“Politicians want to put a BA in every pot,” says Carnevale.

Two girls, different futures

As a 12th grader, Guadalupe Acevedo started thinking about college, but learned she qualifies only for community college. Photo: Allen J. Schaben, Los Angeles Times

Lizbeth Ledesma and Guadalupe Acevedo grew up in low-income, immigrant families in Los Angeles, but their college futures are very different, write Joy Resmovits and Sonali Kohli in the Los Angeles Times.

A straight-A student in public school, Lizbeth earned a scholarship to Chadwick, a private school, in ninth grade. She pushed herself to meet higher academic standards. By 10th grade, expert counselors were helping her plan for college. A counselor helped her get a full scholarship to Babson College, near Boston, her first-choice school.

Lizbeth Ledesma meets with her colleague counselor, Beth Akers, at her private school.

Lizbeth Ledesma discusses college plans with counselor Alicia Valencia at Chadwick, a private school.

At Roosevelt High, a Los Angeles Unified campus in a low-income neighborhood, Guadalupe didn’t think seriously about college till her senior year. Even then, “I was so lost. I didn’t know how college worked.”

California students must complete a college-prep sequence of courses with C’s or better — and an overall B average — to qualify for a state university. Guadalupe realized too late she qualified only for community college.

She’ll start at East Los Angeles College and “hopes to transfer to USC, where she wants to take dance and Chicano studies and be a cheerleader,” reports the Times. (And ride a purple unicorn.)

Someone who earned mediocre (or worse) grades in low-level classes at a not-very-demanding high school is almost certain to be placed in remedial classes in community college. Most remedial students drop out in their first year, sometimes in their first few weeks.

Guadalupe could work hard and beat the odds. But her USC dreams show she’s still not getting useful advice.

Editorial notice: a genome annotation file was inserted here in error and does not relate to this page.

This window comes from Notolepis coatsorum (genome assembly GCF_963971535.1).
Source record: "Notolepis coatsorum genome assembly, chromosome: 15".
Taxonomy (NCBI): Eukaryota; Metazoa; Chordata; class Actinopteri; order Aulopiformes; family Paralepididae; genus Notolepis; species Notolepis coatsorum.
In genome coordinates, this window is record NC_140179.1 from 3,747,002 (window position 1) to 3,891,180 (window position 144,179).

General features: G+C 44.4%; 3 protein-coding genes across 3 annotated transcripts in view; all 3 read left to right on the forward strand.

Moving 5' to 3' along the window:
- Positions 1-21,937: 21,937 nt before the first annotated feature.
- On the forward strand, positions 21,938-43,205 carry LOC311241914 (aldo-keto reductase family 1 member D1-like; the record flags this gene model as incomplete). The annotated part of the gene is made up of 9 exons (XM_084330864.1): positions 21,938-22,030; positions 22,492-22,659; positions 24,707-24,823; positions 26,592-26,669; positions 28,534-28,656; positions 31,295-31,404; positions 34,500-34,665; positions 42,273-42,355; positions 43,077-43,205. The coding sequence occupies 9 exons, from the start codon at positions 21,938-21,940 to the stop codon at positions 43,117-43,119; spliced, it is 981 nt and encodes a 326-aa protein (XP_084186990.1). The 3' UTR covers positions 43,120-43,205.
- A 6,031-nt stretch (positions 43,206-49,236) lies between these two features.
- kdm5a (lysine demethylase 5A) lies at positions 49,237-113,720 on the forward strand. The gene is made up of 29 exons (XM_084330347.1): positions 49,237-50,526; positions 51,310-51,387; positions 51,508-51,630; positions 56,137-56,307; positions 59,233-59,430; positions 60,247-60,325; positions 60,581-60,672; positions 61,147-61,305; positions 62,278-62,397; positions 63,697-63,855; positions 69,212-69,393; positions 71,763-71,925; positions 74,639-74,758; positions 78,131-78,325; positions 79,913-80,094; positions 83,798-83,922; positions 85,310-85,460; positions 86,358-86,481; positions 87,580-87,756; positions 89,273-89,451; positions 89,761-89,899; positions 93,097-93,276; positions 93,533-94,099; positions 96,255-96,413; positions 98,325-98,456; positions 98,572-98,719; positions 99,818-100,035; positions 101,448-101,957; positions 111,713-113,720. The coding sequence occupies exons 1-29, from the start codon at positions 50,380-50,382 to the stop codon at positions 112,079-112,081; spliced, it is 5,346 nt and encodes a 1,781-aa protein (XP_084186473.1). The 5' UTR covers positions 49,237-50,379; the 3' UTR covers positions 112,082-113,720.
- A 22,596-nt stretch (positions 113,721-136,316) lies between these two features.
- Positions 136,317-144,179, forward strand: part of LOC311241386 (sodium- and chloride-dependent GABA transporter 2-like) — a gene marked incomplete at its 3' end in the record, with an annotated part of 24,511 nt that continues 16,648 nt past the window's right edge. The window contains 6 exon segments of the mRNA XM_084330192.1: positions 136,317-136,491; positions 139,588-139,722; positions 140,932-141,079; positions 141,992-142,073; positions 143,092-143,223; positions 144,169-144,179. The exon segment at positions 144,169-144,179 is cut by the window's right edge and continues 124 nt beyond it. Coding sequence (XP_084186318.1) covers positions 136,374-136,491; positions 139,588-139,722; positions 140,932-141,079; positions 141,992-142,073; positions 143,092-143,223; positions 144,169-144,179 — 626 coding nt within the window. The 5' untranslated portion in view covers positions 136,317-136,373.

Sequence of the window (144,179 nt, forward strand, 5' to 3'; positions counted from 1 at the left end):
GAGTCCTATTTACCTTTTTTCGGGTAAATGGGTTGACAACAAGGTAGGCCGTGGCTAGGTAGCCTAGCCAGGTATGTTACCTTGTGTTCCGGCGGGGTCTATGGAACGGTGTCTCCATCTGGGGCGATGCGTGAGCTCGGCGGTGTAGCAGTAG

College students don’t think they’re smart enough

Once chancellor of New York City schools, Rudy Crew now runs Medgar Evers College in Brooklyn.

Rudy Crew, New York City schools chancellor in the late 1990s, now runs Medgar Evers College, a four-year City University of New York campus where fewer than one in five students graduates in six years. Crew talks about college readiness with Chalkbeat’s Patrick Wall.

Students come to institutions with a question in their mind. The question is, Do I deserve to be here? Am I prepared to be here? And if I’m not, Who will find me out and when? There is a certain sort of lost confidence that manifests itself in their questions about their own efficacy. They’re quiet about it.

They don’t think they’re smart enough, capable enough.

Students have taken low-level classes, says Crew.

They don’t read well. They don’t read very much. They are conflicted about math. They don’t think of themselves as good analytical minds.

More and more, the real question is not if they can learn it; the question is, can we teach it? They have not been exposed [to learning] at a higher-order level.

Crew started the “Pipeline” program in 2014 to reach students before they enroll, writes Wall. “Partnered with 80 public schools in central Brooklyn, the college offers enrichment classes for elementary and middle school students, early-college courses for high school students, training for teachers, a lecture series for principals, and workshops for parents.”

The percentage of Medgar Evers freshmen who need remediation is down from 85 percent to 68 percent.

Black, brown boys need change — not grit

Schools are pushing “soft skills” such as “grit,” compassion and a “growth mindset” to prepare students for college and careers. Black and Brown Boys Don’t Need to Learn Grit; They Need Schools to Stop Being Racist, writes Andre Perry, an education consultant and writer, in The Root.

Soft-skills training is disguised bootstrapping, which insidiously blames youths for failing in racist systems designed to block their success, and it absolves the middle class of any responsibility to uproot inequality. It is racism that really keeps students out of college and careers, not a child’s lack of resilience. Students are ready for college and jobs. Postsecondary institutions and employers are not ready for black and brown youths.

“Men and boys of color need to learn how to deconstruct systems rather than adapt to broken ones,” writes Perry.

Louisiana students called for the state to stop prosecuting 17-year-olds as adults in an April 6 protest at the State Capitol.